The village of Waterford’s downtown district has what some would call “good bones.” The Wisconsin village has lakes, rivers, green spaces and a well-traveled, state-maintained highway running through Main Street that makes the village of Waterford easily accessible.
But, as Mike VanderBunt, executive of the Lakes Area REALTORS® Association (LARA) notes, “it feels like an area that is not living up to its full potential.”
That’s not news to Village of Waterford Administrator Rebecca Ewald, who last year took advantage of an offer by the LARA to help a municipality in Walworth, Racine or Kenosha counties that wanted to redevelop or revitalize a downtown and adhere to smart growth principles.
The 590-member Lakes Area REALTORS® Association was offering to one lucky municipality a “photomorph,” or slide show of pictures that shows layer by layer, how planning decisions can impact an area.
The initial picture in the photomorph is of the existing space. The pictures that follow show how the space changes when certain design elements are added to the existing space, and the last picture in the photomorph shows the multi-layered effect of all the changes.
The photomorph helps bring to life the planning discussions so people can better visualize what sometimes can be complicated planning and zoning talk.
LARA couldn’t have made the offer at a better time for the village of Waterford, which had just convened an ad hoc Design Guideline Committee. The group was charged with making recommendations to the village of Waterford planning committee on what improvements should be made to SH 83/20, a two-lane highway that runs through the town.
The Wisconsin Department of Transportation has targeted the road for a makeover in the next five to 10 years and the village wants to ensure that the DOT doesn’t focus its efforts on only laying more tar. Ewald said that Waterford wants to ensure that there are accommodations made for pedestrians and that the state takes smart growth principles into consideration when improving the road.
The goal, she said, is to make the area more pedestrian friendly and to improve the aesthetics of Main Street, which will ultimately draw more people to the area, which in turn will help economic development. Specific recommendations made by the ad hoc committee include enlarging sidewalks and narrowing the traffic lanes to focus on pedestrians.
The photomorph project LARA was offering was made possible, in part, by a $5,000 Smart Action grant awarded to the LARA by the National Association of REALTORS®. VanderBunt said LARA initially had planned to work with a developer who had a “beautifully designed mixed-use development that was a perfect example of smart growth.” The sour economy, though, sidelined the development.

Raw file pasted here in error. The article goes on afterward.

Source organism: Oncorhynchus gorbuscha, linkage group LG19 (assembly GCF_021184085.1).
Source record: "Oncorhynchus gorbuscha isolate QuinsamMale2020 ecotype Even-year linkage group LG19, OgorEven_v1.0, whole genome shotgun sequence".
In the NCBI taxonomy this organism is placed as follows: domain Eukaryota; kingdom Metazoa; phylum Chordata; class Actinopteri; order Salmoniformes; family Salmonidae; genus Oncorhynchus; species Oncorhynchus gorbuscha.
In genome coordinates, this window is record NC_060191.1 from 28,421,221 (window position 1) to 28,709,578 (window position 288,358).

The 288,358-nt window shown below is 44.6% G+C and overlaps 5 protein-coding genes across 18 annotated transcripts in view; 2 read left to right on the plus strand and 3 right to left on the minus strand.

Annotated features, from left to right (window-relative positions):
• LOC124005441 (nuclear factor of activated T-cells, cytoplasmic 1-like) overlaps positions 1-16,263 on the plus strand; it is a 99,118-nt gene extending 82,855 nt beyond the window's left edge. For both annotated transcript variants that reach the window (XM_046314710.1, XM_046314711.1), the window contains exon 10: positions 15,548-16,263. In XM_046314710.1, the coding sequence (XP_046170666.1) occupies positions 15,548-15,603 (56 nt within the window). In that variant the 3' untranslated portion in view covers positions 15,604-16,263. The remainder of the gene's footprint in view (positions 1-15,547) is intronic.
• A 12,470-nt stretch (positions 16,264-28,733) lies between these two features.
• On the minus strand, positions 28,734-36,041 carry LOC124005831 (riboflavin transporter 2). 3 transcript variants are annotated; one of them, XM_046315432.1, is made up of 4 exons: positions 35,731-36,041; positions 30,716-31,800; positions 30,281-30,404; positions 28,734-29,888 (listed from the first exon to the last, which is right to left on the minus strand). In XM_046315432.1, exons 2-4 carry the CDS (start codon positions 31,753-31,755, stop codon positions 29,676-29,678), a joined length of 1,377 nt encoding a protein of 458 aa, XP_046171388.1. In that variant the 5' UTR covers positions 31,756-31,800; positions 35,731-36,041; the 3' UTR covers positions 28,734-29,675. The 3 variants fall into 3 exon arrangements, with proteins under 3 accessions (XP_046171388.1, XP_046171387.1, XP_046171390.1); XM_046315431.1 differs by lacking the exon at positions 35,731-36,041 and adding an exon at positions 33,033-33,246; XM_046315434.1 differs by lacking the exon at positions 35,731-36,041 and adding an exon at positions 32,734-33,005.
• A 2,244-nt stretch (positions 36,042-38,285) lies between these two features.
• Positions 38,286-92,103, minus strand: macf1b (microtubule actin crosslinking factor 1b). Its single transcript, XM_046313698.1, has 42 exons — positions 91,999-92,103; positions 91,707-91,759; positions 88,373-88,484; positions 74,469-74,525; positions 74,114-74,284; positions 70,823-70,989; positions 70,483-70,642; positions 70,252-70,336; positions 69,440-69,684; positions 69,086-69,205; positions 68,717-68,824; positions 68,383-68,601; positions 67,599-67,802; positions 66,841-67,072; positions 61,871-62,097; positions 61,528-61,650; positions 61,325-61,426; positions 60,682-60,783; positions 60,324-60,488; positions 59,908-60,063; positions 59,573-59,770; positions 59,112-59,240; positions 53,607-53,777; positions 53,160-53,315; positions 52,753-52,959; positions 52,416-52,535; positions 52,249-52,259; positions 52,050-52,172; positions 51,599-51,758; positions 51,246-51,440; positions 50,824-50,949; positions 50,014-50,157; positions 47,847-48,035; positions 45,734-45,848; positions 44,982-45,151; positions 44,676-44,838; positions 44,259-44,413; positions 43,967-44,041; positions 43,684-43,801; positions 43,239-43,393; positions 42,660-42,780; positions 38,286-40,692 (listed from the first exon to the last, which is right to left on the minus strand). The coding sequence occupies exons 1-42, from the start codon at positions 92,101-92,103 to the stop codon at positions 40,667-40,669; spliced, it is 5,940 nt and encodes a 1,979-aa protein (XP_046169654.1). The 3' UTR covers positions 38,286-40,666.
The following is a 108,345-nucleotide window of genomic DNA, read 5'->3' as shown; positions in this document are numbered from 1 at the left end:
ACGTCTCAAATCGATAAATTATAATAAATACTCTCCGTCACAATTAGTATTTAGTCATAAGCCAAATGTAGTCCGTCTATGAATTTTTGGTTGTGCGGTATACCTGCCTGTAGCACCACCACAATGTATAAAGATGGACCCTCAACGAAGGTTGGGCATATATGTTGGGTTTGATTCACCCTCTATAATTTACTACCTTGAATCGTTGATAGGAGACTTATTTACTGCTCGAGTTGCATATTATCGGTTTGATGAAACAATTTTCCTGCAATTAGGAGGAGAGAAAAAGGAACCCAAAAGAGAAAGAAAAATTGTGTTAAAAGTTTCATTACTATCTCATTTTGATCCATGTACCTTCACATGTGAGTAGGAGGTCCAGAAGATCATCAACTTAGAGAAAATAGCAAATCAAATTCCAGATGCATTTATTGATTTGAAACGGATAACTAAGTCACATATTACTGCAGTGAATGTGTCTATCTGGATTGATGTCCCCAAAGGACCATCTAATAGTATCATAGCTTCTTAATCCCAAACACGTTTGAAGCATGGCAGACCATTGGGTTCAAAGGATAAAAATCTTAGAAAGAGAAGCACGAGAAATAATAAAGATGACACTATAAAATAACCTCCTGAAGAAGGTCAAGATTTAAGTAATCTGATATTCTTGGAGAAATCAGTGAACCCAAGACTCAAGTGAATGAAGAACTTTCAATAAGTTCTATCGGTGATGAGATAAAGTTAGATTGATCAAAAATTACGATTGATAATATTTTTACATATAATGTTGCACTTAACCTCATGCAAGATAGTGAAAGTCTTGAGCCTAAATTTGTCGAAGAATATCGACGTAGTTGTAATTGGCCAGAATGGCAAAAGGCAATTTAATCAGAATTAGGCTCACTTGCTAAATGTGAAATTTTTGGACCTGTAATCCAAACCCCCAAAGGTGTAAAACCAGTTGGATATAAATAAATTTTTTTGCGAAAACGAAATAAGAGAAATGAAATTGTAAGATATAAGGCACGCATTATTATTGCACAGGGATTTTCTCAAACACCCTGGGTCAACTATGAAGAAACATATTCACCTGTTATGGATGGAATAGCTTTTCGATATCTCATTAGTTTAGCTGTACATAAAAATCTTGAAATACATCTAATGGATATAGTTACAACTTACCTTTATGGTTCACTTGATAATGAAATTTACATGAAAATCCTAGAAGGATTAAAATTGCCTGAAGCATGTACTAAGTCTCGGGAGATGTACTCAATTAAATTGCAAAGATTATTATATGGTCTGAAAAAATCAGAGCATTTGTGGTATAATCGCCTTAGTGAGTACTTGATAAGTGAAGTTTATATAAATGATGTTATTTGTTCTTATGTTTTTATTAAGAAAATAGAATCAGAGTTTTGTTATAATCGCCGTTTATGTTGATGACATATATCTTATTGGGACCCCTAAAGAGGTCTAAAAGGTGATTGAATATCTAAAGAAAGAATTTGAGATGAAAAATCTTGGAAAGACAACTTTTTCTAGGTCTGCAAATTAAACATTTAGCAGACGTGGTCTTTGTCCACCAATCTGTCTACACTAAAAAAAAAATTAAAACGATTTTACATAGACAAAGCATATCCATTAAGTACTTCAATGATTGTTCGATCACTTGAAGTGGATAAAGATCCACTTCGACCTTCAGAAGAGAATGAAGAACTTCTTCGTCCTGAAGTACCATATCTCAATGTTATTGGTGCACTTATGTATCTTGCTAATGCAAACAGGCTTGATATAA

“We decided that instead of canceling the photomorph idea we should reach out and see if there was a need,” VanderBunt said.
And for that, Ewald is grateful.
“It is a brilliant tool,” she said, adding that in her 10 years as an administrator she had never seen anything like what LARA helped the village of Waterford produce.
Berkeley-based Urban Advantage worked with LARA on the village’s photomorph project. Urban Advantage founder Steve Price said he launched the company 14 years ago after serving on the city of El Cerrito planning commission.
Price says he remembers how the tone of a planning commission meeting would change when he would use photographs to try to illustrate a point. “I would talk until I was blue in the face,” he said, only half joking. “The degree of tension in the room would instantly evaporate when people were given pictures to respond to.”
The 18-page village of Waterford Main Street photomorph reflects the decisions that were made by the ad hoc planning commission, but the proposals must still be approved by the planning commission and ultimately the seven member village board.
To that end LARA’s VanderBunt has been using the photomorph in presentations before the planning commission, the local chamber of commerce and even to a group of downtown business owners.
“This photo simulation is being taken very seriously,” he said.
And now, so are the REALTORS®.
VanderBunt said by working with the village of Waterford, LARA’s “visibility, credibility and trust” has increased.“
Unless you put yourself out there and build relationships, you’re not going to get recognized as an authority in areas like smart growth and economic development,” he said.
Ewald agrees that the photomorph has raised the REALTORS®’ profile in the community and in the planning department at the village of Waterford.
“It’s become clear to me that we should be working together on more projects together,” said Ewald. “Essentially, their (LARA’s) goals are the same goals we want to achieve.”